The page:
According to data from the Department of Hydrology and Meteorology, the 2021 monsoon season — from June to September — saw 15% more rain than average, and in October, parts of the country were drenched with five times more rain than usual.
“Honeybees are very sensitive and susceptible to both high and low temperatures, they die pretty easily — so, extra care is required in the changing climate,” said Sundar Tiwari, an entomology professor at the Agriculture and Forestry University (AFU) in Chitwan.
Pressures pile up
Bees are vital to the global food chain, but their numbers have been falling sharply, largely due to climate change, large-scale agriculture and pesticide use.
Beekeepers in Nepal say unusual weather patterns are leading to increased incidents of colony collapse, with entire swarms dying or leaving their hives to escape the heavy rains, freezing temperatures and dry spells.
Dileshwor Gurung, a beekeeper from Lamjung district in central Nepal, said the spring of 2019 was so hot and dry that thousands of bees in his 53 hives died.
“I tried hard to protect them by covering the hives with soaked jute sacks and straw, but to no avail,” recalled Gurung, who creates nucleus colonies from larger bee colonies to sell to other aspiring beekeepers.
“Bees are my lifeline. Their deaths caused me big trouble because I could not create as many new colonies as I wanted to,” he said.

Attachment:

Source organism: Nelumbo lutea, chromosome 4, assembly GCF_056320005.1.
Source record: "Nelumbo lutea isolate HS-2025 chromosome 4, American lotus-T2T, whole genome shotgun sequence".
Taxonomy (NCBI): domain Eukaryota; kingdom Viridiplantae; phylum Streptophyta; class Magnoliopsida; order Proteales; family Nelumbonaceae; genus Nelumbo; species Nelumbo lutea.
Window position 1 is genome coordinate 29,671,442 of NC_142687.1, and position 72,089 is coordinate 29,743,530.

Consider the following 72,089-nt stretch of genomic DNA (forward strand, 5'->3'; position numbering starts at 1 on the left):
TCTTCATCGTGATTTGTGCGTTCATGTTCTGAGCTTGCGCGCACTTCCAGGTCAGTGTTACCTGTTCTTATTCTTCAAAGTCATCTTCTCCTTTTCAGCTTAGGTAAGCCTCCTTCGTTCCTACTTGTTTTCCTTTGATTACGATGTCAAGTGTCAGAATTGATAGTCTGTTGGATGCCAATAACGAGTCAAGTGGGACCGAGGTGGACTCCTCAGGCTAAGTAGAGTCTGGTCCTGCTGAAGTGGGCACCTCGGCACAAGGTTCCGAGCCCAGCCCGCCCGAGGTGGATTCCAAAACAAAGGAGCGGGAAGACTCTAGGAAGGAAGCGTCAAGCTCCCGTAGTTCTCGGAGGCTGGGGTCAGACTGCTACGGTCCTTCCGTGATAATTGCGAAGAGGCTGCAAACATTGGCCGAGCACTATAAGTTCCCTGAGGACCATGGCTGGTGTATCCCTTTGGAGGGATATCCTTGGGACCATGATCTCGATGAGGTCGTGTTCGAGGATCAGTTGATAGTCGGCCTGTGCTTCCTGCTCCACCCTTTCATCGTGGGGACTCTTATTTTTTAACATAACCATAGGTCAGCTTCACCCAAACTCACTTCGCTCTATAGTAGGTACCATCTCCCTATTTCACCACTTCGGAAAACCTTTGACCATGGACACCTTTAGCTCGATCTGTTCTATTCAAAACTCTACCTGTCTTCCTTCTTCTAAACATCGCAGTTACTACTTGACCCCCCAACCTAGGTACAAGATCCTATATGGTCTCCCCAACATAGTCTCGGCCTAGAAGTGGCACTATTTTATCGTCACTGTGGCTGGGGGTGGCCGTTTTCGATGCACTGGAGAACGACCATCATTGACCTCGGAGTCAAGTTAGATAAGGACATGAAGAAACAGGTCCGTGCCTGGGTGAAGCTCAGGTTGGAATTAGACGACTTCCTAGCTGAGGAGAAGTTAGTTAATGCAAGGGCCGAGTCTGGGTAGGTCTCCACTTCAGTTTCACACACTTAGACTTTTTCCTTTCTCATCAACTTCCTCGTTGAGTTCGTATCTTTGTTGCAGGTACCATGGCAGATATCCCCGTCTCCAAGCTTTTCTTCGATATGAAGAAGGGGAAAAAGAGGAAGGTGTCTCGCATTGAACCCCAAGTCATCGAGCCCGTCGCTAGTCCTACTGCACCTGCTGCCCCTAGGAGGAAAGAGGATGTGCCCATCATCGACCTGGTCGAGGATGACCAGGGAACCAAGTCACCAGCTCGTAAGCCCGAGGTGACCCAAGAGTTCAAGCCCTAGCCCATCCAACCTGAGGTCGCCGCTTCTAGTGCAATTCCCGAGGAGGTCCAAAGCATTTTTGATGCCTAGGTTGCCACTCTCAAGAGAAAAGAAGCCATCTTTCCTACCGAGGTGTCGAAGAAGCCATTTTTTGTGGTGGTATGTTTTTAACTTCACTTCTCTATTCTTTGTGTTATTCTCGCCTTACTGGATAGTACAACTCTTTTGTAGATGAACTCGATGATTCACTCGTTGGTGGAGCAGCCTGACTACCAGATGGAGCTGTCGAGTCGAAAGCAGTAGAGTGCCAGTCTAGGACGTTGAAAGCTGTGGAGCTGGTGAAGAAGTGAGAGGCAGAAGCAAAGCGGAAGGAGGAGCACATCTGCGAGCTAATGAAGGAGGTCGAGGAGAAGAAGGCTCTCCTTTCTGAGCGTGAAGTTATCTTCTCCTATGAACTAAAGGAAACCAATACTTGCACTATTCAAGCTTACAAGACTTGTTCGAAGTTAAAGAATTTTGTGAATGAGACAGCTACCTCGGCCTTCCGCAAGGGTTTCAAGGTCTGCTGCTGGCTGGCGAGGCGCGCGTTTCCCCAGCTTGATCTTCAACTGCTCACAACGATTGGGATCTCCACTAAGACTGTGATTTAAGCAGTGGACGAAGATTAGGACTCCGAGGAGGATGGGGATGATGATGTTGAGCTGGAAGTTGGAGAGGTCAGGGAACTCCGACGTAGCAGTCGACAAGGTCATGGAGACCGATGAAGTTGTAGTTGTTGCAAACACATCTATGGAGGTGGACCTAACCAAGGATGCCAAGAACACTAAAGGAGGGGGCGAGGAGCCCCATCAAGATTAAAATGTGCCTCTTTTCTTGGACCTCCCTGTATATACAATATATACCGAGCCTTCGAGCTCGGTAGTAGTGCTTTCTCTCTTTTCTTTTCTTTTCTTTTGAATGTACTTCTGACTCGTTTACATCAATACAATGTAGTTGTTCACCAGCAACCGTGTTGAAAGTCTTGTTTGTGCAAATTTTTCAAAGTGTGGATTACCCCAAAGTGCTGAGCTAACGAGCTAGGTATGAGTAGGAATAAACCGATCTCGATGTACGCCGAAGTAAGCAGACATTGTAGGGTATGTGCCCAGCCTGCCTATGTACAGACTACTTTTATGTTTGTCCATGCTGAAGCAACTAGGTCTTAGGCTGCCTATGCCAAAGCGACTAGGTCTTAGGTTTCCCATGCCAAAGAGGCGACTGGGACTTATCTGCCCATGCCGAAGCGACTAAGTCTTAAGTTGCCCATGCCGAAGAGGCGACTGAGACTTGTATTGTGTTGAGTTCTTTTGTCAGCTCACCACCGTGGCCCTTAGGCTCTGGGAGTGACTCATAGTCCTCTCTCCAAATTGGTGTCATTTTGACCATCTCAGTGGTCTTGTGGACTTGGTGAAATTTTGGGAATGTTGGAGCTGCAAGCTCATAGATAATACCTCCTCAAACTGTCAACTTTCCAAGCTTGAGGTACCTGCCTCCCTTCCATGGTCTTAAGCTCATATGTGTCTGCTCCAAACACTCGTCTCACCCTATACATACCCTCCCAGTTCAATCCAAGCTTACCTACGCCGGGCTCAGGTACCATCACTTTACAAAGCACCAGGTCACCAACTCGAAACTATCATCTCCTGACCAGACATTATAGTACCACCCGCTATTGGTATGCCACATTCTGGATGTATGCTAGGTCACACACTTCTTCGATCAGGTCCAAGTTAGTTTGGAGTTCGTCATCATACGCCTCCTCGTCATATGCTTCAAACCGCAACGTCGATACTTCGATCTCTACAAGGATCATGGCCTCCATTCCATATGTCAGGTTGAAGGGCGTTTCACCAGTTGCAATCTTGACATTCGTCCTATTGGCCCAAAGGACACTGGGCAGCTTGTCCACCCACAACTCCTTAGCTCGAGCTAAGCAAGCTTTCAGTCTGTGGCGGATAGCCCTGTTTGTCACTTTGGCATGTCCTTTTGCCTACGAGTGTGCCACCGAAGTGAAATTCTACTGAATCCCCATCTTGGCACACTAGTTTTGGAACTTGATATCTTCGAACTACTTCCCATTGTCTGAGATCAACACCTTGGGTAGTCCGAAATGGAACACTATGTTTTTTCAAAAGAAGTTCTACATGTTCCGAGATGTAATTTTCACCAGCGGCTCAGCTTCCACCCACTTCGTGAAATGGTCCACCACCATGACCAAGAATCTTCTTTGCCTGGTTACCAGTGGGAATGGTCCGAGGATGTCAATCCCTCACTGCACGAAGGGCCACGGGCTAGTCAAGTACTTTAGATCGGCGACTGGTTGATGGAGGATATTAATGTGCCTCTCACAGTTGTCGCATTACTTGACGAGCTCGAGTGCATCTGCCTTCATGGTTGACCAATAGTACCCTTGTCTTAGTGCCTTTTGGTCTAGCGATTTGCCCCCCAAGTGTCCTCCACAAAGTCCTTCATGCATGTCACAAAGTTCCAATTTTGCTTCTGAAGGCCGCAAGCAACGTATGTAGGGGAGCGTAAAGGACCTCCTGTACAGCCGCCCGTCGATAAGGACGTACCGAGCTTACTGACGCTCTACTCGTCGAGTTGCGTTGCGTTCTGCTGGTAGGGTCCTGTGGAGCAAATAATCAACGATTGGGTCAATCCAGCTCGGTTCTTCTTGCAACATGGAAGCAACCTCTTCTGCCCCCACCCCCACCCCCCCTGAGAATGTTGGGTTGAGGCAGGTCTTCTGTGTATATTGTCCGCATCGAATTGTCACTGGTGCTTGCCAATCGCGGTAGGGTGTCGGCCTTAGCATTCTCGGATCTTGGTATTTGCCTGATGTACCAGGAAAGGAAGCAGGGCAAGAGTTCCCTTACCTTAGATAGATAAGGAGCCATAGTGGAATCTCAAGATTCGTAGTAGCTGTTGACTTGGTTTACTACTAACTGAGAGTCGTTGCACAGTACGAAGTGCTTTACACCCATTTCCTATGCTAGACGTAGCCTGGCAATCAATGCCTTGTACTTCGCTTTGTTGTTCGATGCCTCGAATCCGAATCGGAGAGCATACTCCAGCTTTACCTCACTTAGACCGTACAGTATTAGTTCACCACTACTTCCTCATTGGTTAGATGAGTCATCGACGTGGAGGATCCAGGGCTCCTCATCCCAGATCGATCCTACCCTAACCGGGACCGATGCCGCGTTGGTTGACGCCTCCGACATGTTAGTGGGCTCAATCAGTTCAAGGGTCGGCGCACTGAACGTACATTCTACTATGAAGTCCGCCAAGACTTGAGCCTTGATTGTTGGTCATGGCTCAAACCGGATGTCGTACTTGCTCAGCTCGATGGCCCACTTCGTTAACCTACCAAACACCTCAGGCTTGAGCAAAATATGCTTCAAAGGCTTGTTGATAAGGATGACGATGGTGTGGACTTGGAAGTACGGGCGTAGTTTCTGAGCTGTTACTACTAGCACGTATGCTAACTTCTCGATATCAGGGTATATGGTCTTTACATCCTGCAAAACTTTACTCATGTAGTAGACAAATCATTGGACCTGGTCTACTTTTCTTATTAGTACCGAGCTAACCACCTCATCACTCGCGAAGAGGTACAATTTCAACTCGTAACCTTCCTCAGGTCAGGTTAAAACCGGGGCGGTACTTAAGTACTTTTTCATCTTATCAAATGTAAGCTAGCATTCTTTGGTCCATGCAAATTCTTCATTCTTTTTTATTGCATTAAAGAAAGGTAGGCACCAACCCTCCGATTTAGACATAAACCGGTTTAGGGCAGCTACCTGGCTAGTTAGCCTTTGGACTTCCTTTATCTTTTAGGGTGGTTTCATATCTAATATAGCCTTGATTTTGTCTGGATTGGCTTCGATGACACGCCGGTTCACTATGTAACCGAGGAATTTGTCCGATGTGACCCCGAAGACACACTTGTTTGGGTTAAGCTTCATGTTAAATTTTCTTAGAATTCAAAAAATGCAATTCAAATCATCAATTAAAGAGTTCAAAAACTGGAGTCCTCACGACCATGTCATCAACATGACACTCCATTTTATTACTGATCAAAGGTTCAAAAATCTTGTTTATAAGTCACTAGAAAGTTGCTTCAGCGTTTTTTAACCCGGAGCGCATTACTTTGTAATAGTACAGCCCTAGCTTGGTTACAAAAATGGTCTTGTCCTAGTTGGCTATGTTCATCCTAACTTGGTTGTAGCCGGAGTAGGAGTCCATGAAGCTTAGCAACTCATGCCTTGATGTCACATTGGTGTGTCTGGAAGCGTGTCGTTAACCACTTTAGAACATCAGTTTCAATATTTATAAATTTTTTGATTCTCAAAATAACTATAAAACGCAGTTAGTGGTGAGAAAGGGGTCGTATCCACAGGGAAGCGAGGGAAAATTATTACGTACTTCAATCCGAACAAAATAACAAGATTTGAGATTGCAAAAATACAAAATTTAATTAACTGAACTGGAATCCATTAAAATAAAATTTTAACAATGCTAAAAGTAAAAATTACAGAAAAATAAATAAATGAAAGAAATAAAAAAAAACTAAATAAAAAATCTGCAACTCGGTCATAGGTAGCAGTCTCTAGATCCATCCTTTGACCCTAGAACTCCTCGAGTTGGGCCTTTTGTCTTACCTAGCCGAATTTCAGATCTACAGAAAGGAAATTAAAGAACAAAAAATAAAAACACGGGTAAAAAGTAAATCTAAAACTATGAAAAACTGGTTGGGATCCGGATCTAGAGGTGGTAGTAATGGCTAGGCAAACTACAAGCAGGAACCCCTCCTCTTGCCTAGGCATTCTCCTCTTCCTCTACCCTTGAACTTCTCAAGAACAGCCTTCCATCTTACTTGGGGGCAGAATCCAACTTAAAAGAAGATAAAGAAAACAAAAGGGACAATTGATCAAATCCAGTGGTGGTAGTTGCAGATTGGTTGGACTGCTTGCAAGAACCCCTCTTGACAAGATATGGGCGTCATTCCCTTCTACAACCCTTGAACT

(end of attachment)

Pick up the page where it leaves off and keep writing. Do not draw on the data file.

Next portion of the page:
His business was stung again in May 2021, when bees abandoned a quarter of his hives to seek food as Nepal experienced significantly higher-than-average rainfall after six months of drought.
Chitwan beekeeper Ram Prasad Poudel said the long dry spells have attracted mites, which have infested his hives, while he has also seen more fungal disease on his mustard plants.
As a result, he has been using more pesticides and herbicides — another potential threat to his insects.
A prolonged wet season also makes it difficult for bees to fly, stopping them from pollinating local flowers and plants, which eventually means fewer sources of nectar.
“Unfavourable climate, pesticides, and pests — all pile up the pressure on us,” Poudel said.